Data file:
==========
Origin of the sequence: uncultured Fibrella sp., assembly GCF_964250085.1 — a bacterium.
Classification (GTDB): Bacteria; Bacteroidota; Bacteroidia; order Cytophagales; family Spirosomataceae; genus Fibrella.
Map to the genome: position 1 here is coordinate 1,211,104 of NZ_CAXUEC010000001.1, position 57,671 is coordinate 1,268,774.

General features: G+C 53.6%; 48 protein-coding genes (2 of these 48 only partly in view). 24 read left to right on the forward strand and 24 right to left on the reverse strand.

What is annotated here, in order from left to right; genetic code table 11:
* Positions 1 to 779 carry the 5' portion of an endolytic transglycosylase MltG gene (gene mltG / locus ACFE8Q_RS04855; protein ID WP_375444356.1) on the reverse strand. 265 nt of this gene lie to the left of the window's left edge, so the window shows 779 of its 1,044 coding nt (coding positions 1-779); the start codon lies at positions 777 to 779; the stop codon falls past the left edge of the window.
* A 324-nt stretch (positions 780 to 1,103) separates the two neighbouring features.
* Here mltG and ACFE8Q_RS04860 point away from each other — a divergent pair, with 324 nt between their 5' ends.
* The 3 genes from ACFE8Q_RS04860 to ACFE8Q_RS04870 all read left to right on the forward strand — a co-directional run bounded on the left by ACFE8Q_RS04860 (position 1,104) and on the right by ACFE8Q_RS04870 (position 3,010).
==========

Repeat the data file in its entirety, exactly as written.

Origin of the sequence: uncultured Fibrella sp., assembly GCF_964250085.1 — a bacterium.
Classification (GTDB): Bacteria; Bacteroidota; Bacteroidia; order Cytophagales; family Spirosomataceae; genus Fibrella.
Map to the genome: position 1 here is coordinate 1,211,104 of NZ_CAXUEC010000001.1, position 57,671 is coordinate 1,268,774.

General features: G+C 53.6%; 48 protein-coding genes (2 of these 48 only partly in view). 24 read left to right on the forward strand and 24 right to left on the reverse strand.

What is annotated here, in order from left to right; genetic code table 11:
* Positions 1 to 779 carry the 5' portion of an endolytic transglycosylase MltG gene (gene mltG / locus ACFE8Q_RS04855; protein ID WP_375444356.1) on the reverse strand. 265 nt of this gene lie to the left of the window's left edge, so the window shows 779 of its 1,044 coding nt (coding positions 1-779); the start codon lies at positions 777 to 779; the stop codon falls past the left edge of the window.
* A 324-nt stretch (positions 780 to 1,103) separates the two neighbouring features.
* Here mltG and ACFE8Q_RS04860 point away from each other — a divergent pair, with 324 nt between their 5' ends.
* The 3 genes from ACFE8Q_RS04860 to ACFE8Q_RS04870 all read left to right on the forward strand — a co-directional run bounded on the left by ACFE8Q_RS04860 (position 1,104) and on the right by ACFE8Q_RS04870 (position 3,010).